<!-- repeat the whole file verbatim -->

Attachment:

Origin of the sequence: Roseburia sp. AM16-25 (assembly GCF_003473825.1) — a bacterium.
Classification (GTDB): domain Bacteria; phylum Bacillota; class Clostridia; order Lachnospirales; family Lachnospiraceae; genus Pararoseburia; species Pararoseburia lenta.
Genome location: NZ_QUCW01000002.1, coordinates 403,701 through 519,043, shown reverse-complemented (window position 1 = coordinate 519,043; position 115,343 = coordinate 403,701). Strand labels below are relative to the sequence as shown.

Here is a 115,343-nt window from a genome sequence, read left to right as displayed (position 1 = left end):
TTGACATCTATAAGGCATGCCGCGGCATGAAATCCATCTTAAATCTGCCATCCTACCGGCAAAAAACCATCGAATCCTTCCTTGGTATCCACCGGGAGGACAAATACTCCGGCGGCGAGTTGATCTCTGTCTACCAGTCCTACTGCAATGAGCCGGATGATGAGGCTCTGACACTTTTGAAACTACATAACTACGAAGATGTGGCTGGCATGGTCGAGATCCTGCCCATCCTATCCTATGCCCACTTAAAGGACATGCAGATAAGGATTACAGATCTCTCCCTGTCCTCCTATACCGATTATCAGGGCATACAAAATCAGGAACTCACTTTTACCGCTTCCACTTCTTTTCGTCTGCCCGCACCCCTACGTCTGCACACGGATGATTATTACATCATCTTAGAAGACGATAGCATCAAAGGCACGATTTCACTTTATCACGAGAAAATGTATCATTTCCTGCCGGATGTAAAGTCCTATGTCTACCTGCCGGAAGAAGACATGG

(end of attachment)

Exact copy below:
Origin of the sequence: Roseburia sp. AM16-25 (assembly GCF_003473825.1) — a bacterium.
Classification (GTDB): domain Bacteria; phylum Bacillota; class Clostridia; order Lachnospirales; family Lachnospiraceae; genus Pararoseburia; species Pararoseburia lenta.
Genome location: NZ_QUCW01000002.1, coordinates 403,701 through 519,043, shown reverse-complemented (window position 1 = coordinate 519,043; position 115,343 = coordinate 403,701). Strand labels below are relative to the sequence as shown.

Here is a 115,343-nt window from a genome sequence, read left to right as displayed (position 1 = left end):
TTGACATCTATAAGGCATGCCGCGGCATGAAATCCATCTTAAATCTGCCATCCTACCGGCAAAAAACCATCGAATCCTTCCTTGGTATCCACCGGGAGGACAAATACTCCGGCGGCGAGTTGATCTCTGTCTACCAGTCCTACTGCAATGAGCCGGATGATGAGGCTCTGACACTTTTGAAACTACATAACTACGAAGATGTGGCTGGCATGGTCGAGATCCTGCCCATCCTATCCTATGCCCACTTAAAGGACATGCAGATAAGGATTACAGATCTCTCCCTGTCCTCCTATACCGATTATCAGGGCATACAAAATCAGGAACTCACTTTTACCGCTTCCACTTCTTTTCGTCTGCCCGCACCCCTACGTCTGCACACGGATGATTATTACATCATCTTAGAAGACGATAGCATCAAAGGCACGATTTCACTTTATCACGAGAAAATGTATCATTTCCTGCCGGATGTAAAGTCCTATGTCTACCTGCCGGAAGAAGACATGG